James II, Prince James, and Louis XIV compared to the Three Kings of an Epiphany play, outside the Hôtel des Invalides in Paris. Etching by R. de Hooghe and letterpress, 1689.
- Hooghe, Romeyn de, 1645-1708.
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About this work
According to Muller, a satire on King James II as he arrived at the court of Saint-Germain on 6 January 1689, the feast of Epiphany. Behind, a square outside the Hôtel des Invalides in Paris, with the entrance portal to the hospital on the far left. Through the door come Mary of Modena (no. 2, called Belemperia) with her ladies-in-waiting carrying the young Prince James, wearing a paper crown. She embraces King Louis XIV, who is wearing a suit of armour and a paper crown, and resting one foot on an upside-down globe showing France, Switzerland, Germany and the Low Countries
In the right foreground, James II wearing a hat of Three Kings' Day, pilgrims' shells and a lantern is being given a hand by a Jesuit (his confessor Father Petre, according to Muller) who draws him towards Louis XIV. In the background, three sledges arrive, the first sledge out of control with horses breaking free, the driver falling off, and his torch setting fire to the hospital (referred to in the lettering as the fall of Phaeton)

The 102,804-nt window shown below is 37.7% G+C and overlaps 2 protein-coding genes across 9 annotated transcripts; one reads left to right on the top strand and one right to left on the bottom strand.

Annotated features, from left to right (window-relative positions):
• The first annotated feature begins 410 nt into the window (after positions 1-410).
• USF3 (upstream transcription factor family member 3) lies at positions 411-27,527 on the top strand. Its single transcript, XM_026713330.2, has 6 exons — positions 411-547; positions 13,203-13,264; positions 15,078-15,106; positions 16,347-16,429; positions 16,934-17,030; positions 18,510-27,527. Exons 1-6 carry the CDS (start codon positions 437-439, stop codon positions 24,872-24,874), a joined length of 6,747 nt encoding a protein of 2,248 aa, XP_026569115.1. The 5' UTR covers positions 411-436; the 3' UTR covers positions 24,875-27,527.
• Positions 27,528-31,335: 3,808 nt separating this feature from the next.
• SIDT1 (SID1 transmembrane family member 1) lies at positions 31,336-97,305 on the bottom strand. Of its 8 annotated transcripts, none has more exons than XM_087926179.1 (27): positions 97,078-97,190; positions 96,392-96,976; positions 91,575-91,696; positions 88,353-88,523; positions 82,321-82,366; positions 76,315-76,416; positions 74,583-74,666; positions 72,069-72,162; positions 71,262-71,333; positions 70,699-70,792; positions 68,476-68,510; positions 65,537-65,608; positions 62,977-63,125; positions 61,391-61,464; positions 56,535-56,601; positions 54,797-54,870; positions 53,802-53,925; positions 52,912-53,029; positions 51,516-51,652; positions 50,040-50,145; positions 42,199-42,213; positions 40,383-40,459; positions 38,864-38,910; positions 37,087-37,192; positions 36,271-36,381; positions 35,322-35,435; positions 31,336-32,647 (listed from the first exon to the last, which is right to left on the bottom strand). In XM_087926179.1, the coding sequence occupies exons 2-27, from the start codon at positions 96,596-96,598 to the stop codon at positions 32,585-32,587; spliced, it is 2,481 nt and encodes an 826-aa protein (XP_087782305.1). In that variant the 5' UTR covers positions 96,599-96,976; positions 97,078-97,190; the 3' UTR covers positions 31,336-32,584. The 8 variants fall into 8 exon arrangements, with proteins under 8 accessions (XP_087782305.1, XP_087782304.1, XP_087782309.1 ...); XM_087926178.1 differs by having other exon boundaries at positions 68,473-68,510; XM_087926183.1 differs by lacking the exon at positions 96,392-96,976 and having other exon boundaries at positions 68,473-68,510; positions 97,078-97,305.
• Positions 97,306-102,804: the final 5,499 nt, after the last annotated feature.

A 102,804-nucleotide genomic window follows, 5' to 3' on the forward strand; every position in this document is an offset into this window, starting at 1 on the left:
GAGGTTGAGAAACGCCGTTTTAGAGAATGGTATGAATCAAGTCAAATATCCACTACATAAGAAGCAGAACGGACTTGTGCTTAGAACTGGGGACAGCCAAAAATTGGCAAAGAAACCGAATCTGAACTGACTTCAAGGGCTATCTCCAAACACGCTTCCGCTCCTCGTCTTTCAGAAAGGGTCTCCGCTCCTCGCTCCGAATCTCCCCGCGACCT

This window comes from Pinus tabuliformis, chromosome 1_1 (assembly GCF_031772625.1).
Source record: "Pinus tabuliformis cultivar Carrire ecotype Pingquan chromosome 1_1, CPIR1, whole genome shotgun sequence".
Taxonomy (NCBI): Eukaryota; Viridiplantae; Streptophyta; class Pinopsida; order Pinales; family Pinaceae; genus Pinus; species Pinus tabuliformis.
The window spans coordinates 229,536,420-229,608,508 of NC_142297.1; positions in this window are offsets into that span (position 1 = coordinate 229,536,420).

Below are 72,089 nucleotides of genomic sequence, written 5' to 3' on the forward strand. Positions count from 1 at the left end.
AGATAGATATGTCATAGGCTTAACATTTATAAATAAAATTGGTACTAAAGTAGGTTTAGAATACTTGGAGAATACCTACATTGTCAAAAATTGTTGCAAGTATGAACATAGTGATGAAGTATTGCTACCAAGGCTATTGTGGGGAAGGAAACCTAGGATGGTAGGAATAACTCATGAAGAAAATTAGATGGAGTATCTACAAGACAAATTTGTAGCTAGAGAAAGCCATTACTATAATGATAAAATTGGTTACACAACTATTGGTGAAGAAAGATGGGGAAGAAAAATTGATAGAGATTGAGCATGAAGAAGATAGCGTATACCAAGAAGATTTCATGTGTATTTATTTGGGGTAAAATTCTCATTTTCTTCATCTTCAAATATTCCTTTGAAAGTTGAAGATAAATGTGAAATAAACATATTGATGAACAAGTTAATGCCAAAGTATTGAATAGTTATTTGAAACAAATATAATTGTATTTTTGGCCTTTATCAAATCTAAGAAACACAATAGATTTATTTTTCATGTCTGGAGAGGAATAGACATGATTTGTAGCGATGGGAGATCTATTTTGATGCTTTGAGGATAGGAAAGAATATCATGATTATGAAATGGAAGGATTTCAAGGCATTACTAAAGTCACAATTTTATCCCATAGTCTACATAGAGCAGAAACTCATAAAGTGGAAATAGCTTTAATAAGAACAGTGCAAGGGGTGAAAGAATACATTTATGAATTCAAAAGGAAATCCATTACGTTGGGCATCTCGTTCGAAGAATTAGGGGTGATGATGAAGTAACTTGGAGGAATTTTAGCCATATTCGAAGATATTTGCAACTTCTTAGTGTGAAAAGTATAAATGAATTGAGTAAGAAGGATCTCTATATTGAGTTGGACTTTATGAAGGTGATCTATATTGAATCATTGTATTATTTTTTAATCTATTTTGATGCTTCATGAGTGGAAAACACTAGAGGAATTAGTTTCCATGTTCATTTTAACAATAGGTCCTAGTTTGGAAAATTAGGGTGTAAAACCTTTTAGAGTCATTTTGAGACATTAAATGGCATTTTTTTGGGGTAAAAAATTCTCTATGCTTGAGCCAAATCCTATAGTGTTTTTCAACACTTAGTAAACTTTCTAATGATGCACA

- Grand Alliance, War of the, 1689-1697.
- Great Britain.
- Louis XIV, King of France, 1638-1715.
- James II, King of England, 1633-1701.
- Mary, of Modena, Queen, consort of James II, King of England, 1658-1718.
- James, Prince of Wales, 1688-1766.
- Petre, Edward, 1631-1699.
- Hôtel des invalides (France)